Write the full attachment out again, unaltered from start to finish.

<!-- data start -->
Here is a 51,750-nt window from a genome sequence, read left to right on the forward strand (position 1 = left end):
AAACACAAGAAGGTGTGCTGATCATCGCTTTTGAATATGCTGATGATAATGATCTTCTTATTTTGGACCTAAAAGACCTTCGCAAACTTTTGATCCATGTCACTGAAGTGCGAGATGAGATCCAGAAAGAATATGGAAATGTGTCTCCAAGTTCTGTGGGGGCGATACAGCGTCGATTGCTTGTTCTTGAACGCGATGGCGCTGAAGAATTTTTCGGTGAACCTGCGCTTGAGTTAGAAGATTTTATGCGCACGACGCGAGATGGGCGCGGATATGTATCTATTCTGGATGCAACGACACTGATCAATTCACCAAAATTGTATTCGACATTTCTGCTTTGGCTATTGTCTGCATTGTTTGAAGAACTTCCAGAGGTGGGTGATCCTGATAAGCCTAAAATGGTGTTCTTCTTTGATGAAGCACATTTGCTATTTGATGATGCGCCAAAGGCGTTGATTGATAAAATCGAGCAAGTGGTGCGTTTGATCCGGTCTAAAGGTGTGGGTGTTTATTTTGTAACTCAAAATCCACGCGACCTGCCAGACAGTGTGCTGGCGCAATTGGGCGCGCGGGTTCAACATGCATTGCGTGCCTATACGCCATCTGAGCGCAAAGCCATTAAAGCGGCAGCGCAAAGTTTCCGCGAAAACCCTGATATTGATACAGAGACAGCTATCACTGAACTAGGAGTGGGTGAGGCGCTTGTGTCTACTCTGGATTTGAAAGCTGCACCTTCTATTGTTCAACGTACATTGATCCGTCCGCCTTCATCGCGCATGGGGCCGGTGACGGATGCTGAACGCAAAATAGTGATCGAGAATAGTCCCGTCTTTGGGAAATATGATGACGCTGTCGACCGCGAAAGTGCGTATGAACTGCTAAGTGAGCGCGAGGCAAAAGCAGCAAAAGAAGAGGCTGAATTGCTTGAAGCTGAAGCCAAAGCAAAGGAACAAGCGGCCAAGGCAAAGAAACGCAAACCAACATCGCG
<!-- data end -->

Here is a 51,750-nt window from a genome sequence, read left to right on the forward strand (position 1 = left end):
AAACACAAGAAGGTGTGCTGATCATCGCTTTTGAATATGCTGATGATAATGATCTTCTTATTTTGGACCTAAAAGACCTTCGCAAACTTTTGATCCATGTCACTGAAGTGCGAGATGAGATCCAGAAAGAATATGGAAATGTGTCTCCAAGTTCTGTGGGGGCGATACAGCGTCGATTGCTTGTTCTTGAACGCGATGGCGCTGAAGAATTTTTCGGTGAACCTGCGCTTGAGTTAGAAGATTTTATGCGCACGACGCGAGATGGGCGCGGATATGTATCTATTCTGGATGCAACGACACTGATCAATTCACCAAAATTGTATTCGACATTTCTGCTTTGGCTATTGTCTGCATTGTTTGAAGAACTTCCAGAGGTGGGTGATCCTGATAAGCCTAAAATGGTGTTCTTCTTTGATGAAGCACATTTGCTATTTGATGATGCGCCAAAGGCGTTGATTGATAAAATCGAGCAAGTGGTGCGTTTGATCCGGTCTAAAGGTGTGGGTGTTTATTTTGTAACTCAAAATCCACGCGACCTGCCAGACAGTGTGCTGGCGCAATTGGGCGCGCGGGTTCAACATGCATTGCGTGCCTATACGCCATCTGAGCGCAAAGCCATTAAAGCGGCAGCGCAAAGTTTCCGCGAAAACCCTGATATTGATACAGAGACAGCTATCACTGAACTAGGAGTGGGTGAGGCGCTTGTGTCTACTCTGGATTTGAAAGCTGCACCTTCTATTGTTCAACGTACATTGATCCGTCCGCCTTCATCGCGCATGGGGCCGGTGACGGATGCTGAACGCAAAATAGTGATCGAGAATAGTCCCGTCTTTGGGAAATATGATGACGCTGTCGACCGCGAAAGTGCGTATGAACTGCTAAGTGAGCGCGAGGCAAAAGCAGCAAAAGAAGAGGCTGAATTGCTTGAAGCTGAAGCCAAAGCAAAGGAACAAGCGGCCAAGGCAAAGAAACGCAAACCAACATCGCG